Please use this identifier to cite or link to this item: http://hdl.handle.net/2122/430
AuthorsCivetta, L.* 
D'Antonio, M.* 
de Lorenzo, S.* 
Di Renzo, V.* 
Gasparini, P.* 
TitleThermal and geochemical constraints on the ‘deep’ magmatic structure of Mt. Vesuvius
Issue Date2004
Series/Report no.133
DOI10.1016/S0377-0273(03)00387-1
URIhttp://hdl.handle.net/2122/430
KeywordsMagmatic system
Crustal contamination
Thermal modeling
Isotope geochemistry
Subject Classification04. Solid Earth::04.08. Volcanology::04.08.03. Magmas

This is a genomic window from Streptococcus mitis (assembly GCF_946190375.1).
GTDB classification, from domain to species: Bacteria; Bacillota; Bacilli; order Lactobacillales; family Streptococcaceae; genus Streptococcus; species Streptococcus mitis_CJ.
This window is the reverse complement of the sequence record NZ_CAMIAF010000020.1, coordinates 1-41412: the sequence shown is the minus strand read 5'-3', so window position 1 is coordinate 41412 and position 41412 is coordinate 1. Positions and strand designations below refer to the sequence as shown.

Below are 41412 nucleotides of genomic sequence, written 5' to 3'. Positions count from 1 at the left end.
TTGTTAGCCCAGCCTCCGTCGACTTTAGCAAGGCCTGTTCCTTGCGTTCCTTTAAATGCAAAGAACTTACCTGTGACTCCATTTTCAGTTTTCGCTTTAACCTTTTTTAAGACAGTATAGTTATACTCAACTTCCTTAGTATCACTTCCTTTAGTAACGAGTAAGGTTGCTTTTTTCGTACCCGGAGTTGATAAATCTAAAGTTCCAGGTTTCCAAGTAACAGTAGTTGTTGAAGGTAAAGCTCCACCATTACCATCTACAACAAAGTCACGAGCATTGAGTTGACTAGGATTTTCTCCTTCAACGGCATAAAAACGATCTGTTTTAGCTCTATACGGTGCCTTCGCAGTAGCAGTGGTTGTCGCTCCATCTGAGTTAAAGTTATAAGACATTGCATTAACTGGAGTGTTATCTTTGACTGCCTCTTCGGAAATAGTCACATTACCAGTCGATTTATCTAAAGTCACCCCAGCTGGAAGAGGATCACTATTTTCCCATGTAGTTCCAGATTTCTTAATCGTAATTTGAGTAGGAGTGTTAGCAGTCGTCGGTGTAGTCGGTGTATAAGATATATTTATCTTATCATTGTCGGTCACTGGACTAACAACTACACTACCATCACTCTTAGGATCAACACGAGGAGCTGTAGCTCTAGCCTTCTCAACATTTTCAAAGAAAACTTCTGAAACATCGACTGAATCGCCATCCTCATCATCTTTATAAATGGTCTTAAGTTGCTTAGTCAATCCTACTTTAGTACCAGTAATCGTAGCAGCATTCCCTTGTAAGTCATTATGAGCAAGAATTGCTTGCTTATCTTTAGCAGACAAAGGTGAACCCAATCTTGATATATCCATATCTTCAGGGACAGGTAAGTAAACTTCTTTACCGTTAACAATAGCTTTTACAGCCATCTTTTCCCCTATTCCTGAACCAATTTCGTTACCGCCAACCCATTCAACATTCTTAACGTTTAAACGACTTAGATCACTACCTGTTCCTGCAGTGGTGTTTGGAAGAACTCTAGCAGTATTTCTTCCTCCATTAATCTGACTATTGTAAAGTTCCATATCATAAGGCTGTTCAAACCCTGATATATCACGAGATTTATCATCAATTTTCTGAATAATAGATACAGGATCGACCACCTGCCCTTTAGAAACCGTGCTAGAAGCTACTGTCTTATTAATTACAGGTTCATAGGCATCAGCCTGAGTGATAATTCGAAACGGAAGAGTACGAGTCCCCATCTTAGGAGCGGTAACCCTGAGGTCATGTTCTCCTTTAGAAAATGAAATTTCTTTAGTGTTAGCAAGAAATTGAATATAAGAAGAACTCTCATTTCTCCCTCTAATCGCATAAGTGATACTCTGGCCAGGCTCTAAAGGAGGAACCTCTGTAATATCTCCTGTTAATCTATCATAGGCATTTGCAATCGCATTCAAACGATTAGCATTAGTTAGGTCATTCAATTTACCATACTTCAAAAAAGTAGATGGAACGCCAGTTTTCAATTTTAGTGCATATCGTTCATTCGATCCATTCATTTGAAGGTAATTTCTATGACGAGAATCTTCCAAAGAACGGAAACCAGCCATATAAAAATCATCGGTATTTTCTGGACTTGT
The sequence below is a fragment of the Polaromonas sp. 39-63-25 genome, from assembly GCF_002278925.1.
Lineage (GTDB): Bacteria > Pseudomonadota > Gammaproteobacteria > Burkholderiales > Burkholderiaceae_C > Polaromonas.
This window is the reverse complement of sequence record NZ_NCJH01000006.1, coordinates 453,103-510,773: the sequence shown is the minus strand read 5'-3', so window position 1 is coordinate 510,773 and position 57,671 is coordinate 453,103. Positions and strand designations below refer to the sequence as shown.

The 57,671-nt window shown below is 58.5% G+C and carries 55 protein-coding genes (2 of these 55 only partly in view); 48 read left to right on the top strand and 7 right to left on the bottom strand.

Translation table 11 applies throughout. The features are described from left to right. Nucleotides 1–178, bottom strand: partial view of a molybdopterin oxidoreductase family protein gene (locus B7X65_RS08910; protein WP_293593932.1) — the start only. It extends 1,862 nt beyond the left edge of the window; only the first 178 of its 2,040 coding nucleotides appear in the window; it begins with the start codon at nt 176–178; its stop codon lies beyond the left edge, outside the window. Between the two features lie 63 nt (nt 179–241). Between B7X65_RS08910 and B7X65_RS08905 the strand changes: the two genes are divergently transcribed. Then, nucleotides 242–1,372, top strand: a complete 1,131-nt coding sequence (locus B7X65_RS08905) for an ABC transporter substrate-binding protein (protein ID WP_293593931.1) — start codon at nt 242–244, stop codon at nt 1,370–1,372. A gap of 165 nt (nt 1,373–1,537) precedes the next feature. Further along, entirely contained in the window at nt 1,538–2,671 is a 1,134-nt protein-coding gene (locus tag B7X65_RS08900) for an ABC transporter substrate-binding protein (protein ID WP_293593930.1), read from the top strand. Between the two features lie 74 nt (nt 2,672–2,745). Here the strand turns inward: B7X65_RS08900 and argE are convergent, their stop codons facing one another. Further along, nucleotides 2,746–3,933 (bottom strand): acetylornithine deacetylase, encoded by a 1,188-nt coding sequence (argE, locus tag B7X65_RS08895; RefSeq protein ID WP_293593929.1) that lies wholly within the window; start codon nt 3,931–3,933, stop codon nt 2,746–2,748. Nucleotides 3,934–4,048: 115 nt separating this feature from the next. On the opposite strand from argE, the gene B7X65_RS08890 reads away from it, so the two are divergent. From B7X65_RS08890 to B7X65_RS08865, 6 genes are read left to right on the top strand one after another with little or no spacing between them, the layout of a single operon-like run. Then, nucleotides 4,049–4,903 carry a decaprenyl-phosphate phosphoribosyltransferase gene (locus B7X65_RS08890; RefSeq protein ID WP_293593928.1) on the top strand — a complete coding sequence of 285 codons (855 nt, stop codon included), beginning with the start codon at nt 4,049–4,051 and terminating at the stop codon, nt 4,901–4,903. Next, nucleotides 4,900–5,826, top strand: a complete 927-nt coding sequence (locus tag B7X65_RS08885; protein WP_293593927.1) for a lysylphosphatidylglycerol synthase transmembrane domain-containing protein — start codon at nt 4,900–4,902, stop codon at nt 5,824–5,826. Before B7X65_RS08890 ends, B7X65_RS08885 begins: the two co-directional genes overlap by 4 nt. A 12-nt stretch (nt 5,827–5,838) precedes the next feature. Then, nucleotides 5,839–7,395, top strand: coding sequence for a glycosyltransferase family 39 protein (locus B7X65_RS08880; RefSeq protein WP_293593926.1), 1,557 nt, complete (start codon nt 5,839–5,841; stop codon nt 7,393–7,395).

AbstractA review of available and new isotopic data on rocks from Mt. Vesuvius together with geophysical and mineralogical data allow us to define a ‘deep’ complex magmatic reservoir where mantle-derived magmas arrive, stagnate and differentiate, and to constrain a thermal model, which describes the history and present state of the reservoir and its surrounding rocks. The top of the reservoir is located at about 8 km depth, and it extends discontinuously down to 20 km depth. The reservoir is hosted in densely fractured continental crustal rocks, where magmas and crust can interact, and, according to thermal modeling results, has been fed more than once in the last 400 ka. The hypothesis of crustal contamination is favored by the high temperatures reached by crustal rocks as a consequence of repetitive intrusions of magma. From the ‘deep’ reservoir magmas rise to form ‘shallow’ magma chambers at different depths, as already known in the literature, where they can undergo low-pressure differentiation and mixing and feed the volcanic activity.
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